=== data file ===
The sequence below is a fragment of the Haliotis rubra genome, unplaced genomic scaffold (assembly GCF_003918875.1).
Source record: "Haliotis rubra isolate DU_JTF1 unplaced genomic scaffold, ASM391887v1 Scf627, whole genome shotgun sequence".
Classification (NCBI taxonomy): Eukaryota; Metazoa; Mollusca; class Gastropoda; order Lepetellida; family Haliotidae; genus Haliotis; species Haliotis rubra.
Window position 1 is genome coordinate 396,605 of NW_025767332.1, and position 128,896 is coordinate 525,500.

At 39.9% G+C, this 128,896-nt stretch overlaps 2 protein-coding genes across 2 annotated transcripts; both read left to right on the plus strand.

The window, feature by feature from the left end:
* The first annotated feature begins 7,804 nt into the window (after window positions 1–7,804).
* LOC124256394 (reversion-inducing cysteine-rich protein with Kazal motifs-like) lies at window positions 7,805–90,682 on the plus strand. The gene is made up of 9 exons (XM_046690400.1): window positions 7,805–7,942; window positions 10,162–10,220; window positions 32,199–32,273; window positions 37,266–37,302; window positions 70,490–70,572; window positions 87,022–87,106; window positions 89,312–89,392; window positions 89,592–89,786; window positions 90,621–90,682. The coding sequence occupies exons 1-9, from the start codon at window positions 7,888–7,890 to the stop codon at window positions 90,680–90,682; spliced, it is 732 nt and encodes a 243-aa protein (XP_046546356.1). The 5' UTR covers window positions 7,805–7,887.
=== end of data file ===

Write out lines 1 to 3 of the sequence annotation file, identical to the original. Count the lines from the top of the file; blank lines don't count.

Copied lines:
The sequence below is a fragment of the Haliotis rubra genome, unplaced genomic scaffold (assembly GCF_003918875.1).
Source record: "Haliotis rubra isolate DU_JTF1 unplaced genomic scaffold, ASM391887v1 Scf627, whole genome shotgun sequence".
Classification (NCBI taxonomy): Eukaryota; Metazoa; Mollusca; class Gastropoda; order Lepetellida; family Haliotidae; genus Haliotis; species Haliotis rubra.